Ives: Oh, that's a pretty interesting question. So when I was much younger, when I was eleven or something, I was very intrigued by secret languages. So that I could exchange messages with a friend and no one else could read them.

John: Okay.

Ives: So my first, kind of project was building a translator that would take normal text, and give you back something that was not readable, and then if you put it in the other translator, then it would give you normal text again. And so we started sending each other Facebook messages, public Facebook messages with this secret language. So that was my first experience with programming.

John: Interesting. What sort of language or I don't know, what did you use to build that?

Ives: That was in a visual basic.

John: Yeah, okay.

Ives: Very old language.

John: Yeah, I mean, I know most of... A lot of people's first experience is just writing scripts inside of Excel. You know, updating values and spreadsheets. They don't realize they're programming, but you know, you are.

Ives: Yeah exactly.

John: But it is.

Ives: Yeah, that's actually true.

John: So where did it go from there? What was your first job?

Ives: Okay, so after I built this translator, I stopped programming. I didn't program for a couple years. Then Minecraft came along and I started building Minecraft mods, and that was my first real proper introduction to programming. I started programming Java, and later on I saw a company called Catawiki. So that's where I'm also currently working. I was really enthusiastic about this company. I definitely wanted to work there, so I started learning web application development. I started learning angular, and I built a portfolio page. And normally portfolio pages shouldn't take that long, but I spent like four months on building that portfolio page so that I would get a chance of working there.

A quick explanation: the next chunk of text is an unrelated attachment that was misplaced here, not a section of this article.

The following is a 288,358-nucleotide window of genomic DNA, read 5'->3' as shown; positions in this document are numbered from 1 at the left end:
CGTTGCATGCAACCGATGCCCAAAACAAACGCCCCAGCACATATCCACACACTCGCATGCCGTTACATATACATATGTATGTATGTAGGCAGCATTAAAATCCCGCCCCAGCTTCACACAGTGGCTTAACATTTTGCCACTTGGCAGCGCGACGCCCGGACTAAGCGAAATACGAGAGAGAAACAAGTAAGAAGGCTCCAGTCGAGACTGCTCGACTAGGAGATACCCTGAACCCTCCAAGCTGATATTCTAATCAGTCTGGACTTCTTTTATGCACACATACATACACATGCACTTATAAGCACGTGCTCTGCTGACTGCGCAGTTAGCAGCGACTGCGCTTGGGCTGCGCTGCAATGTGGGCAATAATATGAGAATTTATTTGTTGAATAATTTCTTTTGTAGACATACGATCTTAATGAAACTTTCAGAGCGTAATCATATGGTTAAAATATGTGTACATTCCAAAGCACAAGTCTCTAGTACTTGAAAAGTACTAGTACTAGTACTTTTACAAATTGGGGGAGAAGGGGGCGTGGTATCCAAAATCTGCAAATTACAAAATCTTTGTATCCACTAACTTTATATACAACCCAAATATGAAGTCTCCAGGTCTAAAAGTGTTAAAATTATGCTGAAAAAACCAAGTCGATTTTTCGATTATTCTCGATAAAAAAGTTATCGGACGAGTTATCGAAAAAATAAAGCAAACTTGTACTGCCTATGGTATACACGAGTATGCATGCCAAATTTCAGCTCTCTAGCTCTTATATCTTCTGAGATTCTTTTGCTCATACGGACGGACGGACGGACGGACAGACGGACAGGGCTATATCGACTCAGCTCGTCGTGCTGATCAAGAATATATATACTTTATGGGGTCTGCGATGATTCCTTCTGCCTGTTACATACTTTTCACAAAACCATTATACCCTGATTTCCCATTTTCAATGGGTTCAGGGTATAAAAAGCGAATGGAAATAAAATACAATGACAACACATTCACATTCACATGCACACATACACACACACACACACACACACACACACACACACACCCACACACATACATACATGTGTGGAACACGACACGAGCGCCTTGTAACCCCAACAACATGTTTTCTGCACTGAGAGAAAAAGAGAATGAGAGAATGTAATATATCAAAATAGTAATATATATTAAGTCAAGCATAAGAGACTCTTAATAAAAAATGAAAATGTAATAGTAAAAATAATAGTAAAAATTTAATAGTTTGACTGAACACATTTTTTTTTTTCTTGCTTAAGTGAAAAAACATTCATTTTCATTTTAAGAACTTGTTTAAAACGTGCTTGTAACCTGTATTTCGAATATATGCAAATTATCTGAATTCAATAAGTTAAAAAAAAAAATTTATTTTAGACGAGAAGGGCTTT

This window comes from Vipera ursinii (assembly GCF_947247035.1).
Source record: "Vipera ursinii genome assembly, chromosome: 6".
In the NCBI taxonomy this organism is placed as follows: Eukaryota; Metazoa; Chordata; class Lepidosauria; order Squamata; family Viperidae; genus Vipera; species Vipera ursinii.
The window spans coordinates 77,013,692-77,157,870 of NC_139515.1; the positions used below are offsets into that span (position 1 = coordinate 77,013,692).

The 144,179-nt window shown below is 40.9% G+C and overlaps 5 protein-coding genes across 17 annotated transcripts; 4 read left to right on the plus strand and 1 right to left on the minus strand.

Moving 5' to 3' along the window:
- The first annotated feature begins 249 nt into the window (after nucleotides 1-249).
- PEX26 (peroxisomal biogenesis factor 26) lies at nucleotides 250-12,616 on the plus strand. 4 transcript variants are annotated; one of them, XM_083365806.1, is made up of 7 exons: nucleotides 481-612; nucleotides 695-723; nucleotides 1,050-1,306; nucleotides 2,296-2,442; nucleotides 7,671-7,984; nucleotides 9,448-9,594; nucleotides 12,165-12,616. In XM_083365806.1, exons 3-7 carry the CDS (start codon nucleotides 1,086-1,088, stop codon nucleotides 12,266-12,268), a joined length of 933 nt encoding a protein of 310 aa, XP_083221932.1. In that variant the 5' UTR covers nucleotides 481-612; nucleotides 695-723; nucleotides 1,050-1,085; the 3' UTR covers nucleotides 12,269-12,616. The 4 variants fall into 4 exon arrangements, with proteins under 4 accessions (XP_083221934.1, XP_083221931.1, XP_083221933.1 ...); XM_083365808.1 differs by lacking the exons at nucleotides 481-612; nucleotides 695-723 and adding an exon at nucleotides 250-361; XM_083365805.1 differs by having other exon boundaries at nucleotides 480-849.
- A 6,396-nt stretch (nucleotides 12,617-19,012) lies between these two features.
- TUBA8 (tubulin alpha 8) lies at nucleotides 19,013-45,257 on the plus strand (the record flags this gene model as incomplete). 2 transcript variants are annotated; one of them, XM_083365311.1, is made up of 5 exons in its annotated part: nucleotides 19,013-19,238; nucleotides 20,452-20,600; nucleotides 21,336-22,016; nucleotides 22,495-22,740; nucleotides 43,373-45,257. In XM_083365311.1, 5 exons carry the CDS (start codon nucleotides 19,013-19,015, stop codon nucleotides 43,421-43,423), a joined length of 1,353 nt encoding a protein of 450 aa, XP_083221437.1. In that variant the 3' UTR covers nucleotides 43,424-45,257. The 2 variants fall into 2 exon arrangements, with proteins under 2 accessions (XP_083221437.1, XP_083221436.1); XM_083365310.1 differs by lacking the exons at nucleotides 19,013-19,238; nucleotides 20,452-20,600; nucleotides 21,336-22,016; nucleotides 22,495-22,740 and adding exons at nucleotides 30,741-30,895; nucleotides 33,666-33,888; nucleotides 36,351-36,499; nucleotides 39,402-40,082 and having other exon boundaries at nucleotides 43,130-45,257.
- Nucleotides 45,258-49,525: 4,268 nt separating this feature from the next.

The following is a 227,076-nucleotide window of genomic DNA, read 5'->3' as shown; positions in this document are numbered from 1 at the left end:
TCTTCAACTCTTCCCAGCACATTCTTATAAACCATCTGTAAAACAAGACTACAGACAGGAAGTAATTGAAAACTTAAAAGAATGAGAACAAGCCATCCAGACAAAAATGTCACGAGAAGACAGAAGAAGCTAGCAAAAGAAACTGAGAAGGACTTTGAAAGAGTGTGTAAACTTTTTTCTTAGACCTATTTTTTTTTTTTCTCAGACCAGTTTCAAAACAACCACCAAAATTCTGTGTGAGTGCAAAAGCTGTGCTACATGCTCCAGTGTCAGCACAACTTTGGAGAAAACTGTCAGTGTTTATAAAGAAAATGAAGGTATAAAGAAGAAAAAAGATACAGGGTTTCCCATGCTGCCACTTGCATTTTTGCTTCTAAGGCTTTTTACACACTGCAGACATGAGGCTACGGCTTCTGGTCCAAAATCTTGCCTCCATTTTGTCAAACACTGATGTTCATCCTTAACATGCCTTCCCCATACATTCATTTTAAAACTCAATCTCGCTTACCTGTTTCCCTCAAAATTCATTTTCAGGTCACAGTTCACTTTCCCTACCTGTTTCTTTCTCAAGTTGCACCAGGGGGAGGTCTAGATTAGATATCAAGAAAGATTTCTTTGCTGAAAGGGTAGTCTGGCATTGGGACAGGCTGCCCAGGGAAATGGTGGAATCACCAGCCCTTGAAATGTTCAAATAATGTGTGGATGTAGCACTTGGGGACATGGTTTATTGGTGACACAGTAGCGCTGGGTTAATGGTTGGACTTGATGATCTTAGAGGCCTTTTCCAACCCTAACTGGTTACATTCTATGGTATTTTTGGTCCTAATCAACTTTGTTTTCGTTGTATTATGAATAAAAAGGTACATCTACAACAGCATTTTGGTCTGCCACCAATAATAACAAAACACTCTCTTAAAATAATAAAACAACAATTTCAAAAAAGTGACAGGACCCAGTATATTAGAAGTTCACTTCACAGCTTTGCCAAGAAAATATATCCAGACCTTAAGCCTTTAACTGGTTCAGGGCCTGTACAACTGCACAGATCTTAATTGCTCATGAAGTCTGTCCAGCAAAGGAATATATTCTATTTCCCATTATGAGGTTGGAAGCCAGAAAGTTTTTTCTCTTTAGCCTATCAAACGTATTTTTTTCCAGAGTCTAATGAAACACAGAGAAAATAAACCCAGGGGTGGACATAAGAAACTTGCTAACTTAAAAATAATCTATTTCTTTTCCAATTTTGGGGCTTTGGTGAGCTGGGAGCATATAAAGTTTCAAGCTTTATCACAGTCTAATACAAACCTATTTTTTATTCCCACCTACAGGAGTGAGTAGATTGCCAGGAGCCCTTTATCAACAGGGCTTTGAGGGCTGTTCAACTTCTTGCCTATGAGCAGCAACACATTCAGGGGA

John: Okay.

Ives: So I sent that to them, and they asked me if I could work there for ne year, full time, and it was right after high school so I took a leap year. I worked there for a year, and then I started going to university, and that's when I started building Code Sandbox. So that's kind of been a global view what happens in the past.

John: Oh, interesting. That's a pretty quick jump from Minecraft mods to web development. What was so appealing about, did you say Catawiki?

Ives: Yeah, so Catawiki is an online auction website, which sounds very boring, but it's pretty cool because they have very Polish flow of when you submit an item, auctioneers check it and really weird items get submitted as well. It's like high quality. So the first script of Game of Thrones was auctioned there, some hair of Napoleon, a skeleton of a dinosaur is auctioned there. But the thing I found most interesting was that I lived in this very small city where nothing happened, but Catawiki was based there, and it was the fastest growing company of the Netherlands. And later on, the fastest growing company of the world. That all happened in this super small city, so I was very intrigued by this company, so I wanted to work there, to get the experience of like a fast growing company.

John: Cool. That's awesome. So you're mostly... Can I ask what your education was like as far as learning? Did you buy a bunch of books, did you just trial and error?

Ives: So I'm the type that likes to learn by trial and error, so if I wanted to learn a new language, then I try to find a project built with that language. So I learn that way, and that's actually also why I built Code Sandbox, I wanted to learn Elixir and Phoenix. Elixir language, so I built Code Sandbox with backgrounds in Elixir and Phoenix.

John: That's a very ambitious project to learn a language around.

Ives: Well, to be honest...

John: Usually I'm like, I will built tick-tack-toe.

Ives: Yeah, that's true. But actually when I started building Code Sandbox, it was supposed to be a component editor. So I never started Code Sandbox with the idea of building this online web application editor.